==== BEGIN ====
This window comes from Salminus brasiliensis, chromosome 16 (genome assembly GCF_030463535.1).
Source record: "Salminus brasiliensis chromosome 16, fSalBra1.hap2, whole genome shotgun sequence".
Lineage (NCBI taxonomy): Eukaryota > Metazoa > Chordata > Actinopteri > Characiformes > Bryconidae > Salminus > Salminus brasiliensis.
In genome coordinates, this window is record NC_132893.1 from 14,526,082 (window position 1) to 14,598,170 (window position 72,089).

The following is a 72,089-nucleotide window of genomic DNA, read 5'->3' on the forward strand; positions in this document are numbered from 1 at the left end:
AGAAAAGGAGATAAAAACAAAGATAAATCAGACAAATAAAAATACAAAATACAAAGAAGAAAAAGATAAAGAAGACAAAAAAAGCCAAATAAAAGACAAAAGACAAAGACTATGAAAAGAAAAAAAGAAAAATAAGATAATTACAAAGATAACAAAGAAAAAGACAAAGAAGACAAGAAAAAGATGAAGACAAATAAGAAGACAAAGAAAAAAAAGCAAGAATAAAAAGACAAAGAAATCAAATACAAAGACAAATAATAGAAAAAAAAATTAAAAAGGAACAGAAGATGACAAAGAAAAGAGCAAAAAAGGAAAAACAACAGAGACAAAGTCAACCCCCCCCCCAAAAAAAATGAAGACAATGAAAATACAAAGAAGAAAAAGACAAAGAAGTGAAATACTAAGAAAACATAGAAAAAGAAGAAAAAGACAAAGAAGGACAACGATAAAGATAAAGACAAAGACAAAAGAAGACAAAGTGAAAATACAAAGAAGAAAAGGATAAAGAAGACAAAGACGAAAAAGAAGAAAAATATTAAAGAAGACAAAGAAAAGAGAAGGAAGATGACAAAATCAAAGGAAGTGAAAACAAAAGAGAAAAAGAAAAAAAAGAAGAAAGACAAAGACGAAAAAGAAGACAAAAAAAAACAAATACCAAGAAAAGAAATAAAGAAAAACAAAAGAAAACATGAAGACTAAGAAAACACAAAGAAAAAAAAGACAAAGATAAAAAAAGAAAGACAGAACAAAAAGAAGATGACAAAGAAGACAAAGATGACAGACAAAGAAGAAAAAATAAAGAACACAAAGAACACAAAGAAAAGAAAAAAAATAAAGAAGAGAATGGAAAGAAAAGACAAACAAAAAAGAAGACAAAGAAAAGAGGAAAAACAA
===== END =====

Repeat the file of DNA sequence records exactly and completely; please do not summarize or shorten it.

This window comes from Salminus brasiliensis, chromosome 16 (genome assembly GCF_030463535.1).
Source record: "Salminus brasiliensis chromosome 16, fSalBra1.hap2, whole genome shotgun sequence".
Lineage (NCBI taxonomy): Eukaryota > Metazoa > Chordata > Actinopteri > Characiformes > Bryconidae > Salminus > Salminus brasiliensis.
In genome coordinates, this window is record NC_132893.1 from 14,526,082 (window position 1) to 14,598,170 (window position 72,089).

The following is a 72,089-nucleotide window of genomic DNA, read 5'->3' on the forward strand; positions in this document are numbered from 1 at the left end:
AGAAAAGGAGATAAAAACAAAGATAAATCAGACAAATAAAAATACAAAATACAAAGAAGAAAAAGATAAAGAAGACAAAAAAAGCCAAATAAAAGACAAAAGACAAAGACTATGAAAAGAAAAAAAGAAAAATAAGATAATTACAAAGATAACAAAGAAAAAGACAAAGAAGACAAGAAAAAGATGAAGACAAATAAGAAGACAAAGAAAAAAAAGCAAGAATAAAAAGACAAAGAAATCAAATACAAAGACAAATAATAGAAAAAAAAATTAAAAAGGAACAGAAGATGACAAAGAAAAGAGCAAAAAAGGAAAAACAACAGAGACAAAGTCAACCCCCCCCCCAAAAAAAATGAAGACAATGAAAATACAAAGAAGAAAAAGACAAAGAAGTGAAATACTAAGAAAACATAGAAAAAGAAGAAAAAGACAAAGAAGGACAACGATAAAGATAAAGACAAAGACAAAAGAAGACAAAGTGAAAATACAAAGAAGAAAAGGATAAAGAAGACAAAGACGAAAAAGAAGAAAAATATTAAAGAAGACAAAGAAAAGAGAAGGAAGATGACAAAATCAAAGGAAGTGAAAACAAAAGAGAAAAAGAAAAAAAAGAAGAAAGACAAAGACGAAAAAGAAGACAAAAAAAAACAAATACCAAGAAAAGAAATAAAGAAAAACAAAAGAAAACATGAAGACTAAGAAAACACAAAGAAAAAAAAGACAAAGATAAAAAAAGAAAGACAGAACAAAAAGAAGATGACAAAGAAGACAAAGATGACAGACAAAGAAGAAAAAATAAAGAACACAAAGAACACAAAGAAAAGAAAAAAAATAAAGAAGAGAATGGAAAGAAAAGACAAACAAAAAAGAAGACAAAGAAAAGAGGAAAAACAA